How To Read A Carpet Label
The label on the back of carpet will tell you a lot. Here’s what it means.
Brand Name – Will refer to the carpet manufacturer, or it will have a private label name that is often the store's own brand.
Collection/Style – Flooring usually comes in collections of similarly constructed products in various color choices.
Construction specifications can tell you how the carpet is made and things like twist, density and weight.
Pile Content/Fiber Type will tell you what fiber has been used.
Certifications – Carpet is often certified by independent organizations like the Carpet & Rug Institute (CRI). A good example is the CRI’s Green Label certification which indicates the carpet has been tested and is a low emitter of volatile organic compounds (VOCs).
Pattern indicates the size, or repeat of a pattern, if any.
Width – While most carpet is 12-ft. wide, there are some wider constructions. Wider rolls generally help reduce the number of seams during installation but can be more expensive.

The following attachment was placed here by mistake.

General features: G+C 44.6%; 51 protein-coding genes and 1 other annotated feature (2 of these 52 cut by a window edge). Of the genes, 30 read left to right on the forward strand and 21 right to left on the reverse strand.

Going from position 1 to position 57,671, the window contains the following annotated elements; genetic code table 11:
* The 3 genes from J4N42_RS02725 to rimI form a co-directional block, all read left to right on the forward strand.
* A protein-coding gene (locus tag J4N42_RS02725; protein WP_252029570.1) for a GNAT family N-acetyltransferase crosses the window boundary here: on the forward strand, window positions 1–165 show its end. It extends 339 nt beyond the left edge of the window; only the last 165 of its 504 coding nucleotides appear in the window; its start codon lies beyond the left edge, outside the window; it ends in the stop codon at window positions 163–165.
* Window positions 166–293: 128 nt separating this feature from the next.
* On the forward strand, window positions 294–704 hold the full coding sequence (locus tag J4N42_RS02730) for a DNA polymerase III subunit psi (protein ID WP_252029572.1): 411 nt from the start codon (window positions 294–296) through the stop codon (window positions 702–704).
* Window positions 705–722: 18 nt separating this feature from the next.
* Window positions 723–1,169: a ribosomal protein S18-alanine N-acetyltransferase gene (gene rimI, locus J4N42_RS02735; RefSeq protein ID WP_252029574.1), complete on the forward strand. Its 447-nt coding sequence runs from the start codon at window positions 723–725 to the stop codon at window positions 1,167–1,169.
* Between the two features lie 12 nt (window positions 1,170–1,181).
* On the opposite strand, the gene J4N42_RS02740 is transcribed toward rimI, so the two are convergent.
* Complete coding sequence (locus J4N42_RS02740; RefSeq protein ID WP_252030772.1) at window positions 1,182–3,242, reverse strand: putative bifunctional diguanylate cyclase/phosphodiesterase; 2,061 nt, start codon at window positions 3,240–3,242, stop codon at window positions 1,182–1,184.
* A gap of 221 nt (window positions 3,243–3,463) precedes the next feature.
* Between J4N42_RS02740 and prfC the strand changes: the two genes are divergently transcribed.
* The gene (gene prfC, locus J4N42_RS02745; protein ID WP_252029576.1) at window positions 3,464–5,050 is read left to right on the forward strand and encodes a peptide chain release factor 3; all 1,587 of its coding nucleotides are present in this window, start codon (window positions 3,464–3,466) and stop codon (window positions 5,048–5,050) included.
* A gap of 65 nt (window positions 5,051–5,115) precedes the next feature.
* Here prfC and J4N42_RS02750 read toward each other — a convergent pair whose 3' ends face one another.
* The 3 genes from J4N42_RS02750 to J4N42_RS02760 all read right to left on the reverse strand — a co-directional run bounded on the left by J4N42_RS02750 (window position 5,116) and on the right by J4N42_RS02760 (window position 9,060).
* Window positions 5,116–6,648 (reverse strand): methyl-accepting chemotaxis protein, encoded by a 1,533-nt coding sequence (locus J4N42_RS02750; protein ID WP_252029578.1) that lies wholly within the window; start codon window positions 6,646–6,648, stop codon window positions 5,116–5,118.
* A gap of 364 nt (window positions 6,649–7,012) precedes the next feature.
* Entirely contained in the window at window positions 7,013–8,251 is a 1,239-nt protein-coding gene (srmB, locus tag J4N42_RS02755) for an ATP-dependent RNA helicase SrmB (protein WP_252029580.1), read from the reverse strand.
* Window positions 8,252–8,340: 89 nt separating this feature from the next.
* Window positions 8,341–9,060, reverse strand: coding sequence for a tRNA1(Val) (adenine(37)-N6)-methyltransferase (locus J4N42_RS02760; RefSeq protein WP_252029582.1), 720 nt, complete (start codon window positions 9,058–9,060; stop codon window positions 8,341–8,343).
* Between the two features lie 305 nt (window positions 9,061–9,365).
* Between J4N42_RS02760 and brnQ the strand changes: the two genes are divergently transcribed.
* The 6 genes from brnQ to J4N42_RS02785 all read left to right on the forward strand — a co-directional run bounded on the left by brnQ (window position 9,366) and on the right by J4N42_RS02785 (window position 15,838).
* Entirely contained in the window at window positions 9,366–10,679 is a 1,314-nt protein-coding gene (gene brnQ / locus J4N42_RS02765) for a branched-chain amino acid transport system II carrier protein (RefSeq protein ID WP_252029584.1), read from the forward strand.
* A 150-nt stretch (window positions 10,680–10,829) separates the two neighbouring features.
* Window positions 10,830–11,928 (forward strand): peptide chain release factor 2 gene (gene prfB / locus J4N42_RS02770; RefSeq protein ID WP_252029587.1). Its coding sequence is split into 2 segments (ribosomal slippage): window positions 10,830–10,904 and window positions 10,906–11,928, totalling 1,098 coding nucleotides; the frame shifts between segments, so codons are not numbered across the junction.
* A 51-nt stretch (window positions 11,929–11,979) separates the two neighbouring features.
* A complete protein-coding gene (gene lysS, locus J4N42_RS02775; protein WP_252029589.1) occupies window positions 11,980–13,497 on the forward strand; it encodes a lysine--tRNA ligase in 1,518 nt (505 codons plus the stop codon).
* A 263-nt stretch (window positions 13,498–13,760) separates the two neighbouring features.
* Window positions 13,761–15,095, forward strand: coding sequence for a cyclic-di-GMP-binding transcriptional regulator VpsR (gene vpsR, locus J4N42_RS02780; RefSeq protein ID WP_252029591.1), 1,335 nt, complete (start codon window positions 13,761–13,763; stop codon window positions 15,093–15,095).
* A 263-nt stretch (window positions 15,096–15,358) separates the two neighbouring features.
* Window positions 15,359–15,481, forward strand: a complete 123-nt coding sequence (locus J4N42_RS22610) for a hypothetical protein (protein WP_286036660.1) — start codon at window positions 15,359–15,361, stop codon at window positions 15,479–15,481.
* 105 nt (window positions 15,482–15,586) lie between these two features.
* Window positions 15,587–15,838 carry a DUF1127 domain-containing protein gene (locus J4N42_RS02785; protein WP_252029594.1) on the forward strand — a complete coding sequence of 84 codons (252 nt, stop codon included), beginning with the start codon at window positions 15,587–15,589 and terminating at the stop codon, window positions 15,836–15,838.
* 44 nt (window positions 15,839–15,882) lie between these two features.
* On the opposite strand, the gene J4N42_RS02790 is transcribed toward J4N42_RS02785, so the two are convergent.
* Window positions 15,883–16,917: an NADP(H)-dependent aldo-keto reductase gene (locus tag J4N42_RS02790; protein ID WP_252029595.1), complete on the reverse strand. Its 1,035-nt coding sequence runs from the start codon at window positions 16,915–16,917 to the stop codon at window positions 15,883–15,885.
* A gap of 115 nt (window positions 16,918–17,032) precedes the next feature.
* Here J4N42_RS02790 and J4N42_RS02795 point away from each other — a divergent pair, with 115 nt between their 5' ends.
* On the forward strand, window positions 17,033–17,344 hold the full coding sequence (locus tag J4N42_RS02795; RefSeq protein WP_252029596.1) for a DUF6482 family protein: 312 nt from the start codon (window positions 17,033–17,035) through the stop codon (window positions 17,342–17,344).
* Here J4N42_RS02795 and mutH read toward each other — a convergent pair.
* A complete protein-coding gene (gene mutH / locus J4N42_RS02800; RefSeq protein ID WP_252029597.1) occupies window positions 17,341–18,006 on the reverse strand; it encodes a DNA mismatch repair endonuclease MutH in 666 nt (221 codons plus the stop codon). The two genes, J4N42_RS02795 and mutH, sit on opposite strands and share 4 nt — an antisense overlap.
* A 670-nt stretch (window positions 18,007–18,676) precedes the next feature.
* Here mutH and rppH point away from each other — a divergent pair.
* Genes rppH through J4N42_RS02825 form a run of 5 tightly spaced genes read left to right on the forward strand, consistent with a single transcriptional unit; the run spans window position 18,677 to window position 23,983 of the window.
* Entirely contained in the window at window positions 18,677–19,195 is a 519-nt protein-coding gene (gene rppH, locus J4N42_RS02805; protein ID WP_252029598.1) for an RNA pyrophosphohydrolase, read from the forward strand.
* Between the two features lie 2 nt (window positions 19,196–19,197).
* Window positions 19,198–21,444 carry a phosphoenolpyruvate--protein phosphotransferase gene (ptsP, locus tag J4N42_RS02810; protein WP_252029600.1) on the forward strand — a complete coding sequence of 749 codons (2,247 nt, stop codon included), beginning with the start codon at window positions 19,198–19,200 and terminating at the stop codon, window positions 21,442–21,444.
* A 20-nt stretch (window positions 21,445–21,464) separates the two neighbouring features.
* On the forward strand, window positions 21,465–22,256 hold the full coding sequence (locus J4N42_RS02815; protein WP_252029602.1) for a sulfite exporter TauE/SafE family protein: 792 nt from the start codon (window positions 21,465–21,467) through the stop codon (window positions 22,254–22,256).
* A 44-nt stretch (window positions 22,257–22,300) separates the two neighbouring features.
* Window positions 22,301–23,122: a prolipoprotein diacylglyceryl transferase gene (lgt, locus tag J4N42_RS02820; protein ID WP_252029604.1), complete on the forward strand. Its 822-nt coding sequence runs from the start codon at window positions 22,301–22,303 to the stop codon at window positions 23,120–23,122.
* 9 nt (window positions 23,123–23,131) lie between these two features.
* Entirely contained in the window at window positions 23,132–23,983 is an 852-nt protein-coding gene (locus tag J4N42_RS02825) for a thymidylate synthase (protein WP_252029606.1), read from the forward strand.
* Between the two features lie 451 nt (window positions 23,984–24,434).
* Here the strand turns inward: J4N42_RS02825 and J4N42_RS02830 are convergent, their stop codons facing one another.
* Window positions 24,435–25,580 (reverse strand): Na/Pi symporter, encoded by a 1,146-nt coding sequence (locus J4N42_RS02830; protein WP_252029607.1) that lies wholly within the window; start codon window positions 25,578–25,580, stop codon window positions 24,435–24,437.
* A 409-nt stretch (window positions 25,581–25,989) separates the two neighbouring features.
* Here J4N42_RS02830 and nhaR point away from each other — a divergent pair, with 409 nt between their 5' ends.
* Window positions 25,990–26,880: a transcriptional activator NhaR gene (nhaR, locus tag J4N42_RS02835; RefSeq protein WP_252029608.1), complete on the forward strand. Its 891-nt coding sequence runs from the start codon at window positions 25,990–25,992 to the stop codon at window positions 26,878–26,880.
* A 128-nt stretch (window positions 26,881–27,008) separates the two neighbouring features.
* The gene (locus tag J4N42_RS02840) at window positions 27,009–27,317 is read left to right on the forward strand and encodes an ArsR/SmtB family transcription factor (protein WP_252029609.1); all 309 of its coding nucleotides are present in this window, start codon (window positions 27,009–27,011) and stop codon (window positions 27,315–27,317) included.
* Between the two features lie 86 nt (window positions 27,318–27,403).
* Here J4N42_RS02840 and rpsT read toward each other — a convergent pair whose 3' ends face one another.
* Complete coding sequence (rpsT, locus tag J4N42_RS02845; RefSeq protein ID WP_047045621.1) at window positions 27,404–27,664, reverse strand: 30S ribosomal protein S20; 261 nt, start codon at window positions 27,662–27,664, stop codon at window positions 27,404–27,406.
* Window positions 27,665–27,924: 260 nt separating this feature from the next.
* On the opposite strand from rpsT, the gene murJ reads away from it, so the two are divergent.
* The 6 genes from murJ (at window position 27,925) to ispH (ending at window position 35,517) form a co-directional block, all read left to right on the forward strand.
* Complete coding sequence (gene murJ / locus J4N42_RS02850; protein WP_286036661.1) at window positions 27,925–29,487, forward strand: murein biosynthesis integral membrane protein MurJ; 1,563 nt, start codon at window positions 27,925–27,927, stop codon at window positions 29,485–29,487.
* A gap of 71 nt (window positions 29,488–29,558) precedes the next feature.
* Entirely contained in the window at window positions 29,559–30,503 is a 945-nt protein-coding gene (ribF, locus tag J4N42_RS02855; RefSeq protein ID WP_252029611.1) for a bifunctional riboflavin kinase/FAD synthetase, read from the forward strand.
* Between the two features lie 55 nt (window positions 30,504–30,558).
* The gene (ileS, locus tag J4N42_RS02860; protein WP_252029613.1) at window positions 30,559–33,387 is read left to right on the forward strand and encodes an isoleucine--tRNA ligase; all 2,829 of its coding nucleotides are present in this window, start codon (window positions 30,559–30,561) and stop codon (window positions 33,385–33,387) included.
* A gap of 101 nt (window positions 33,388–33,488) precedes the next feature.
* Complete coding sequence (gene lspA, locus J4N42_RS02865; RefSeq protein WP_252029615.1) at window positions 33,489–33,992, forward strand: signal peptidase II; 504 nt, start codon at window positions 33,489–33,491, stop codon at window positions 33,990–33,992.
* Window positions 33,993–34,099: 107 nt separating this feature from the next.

The Warranty Maze
Most carpet makers will offer a 1-year limited manufacturing defects warranty which begins on the date of installation. This usually means the carpet manufacturer will repair or replace the affected area of the carpet extending to the nearest wall, doorway or entrance, unless a full replacement is warranted. Most manufacturer’s defects are caught either at the mill or in the workroom before your carpet is installed.
Most better carpet carries additional warranties. The most common are stain and soil resistance, texture retention and fade resistance. Quality carpet is usually warrantied for 10 years or more.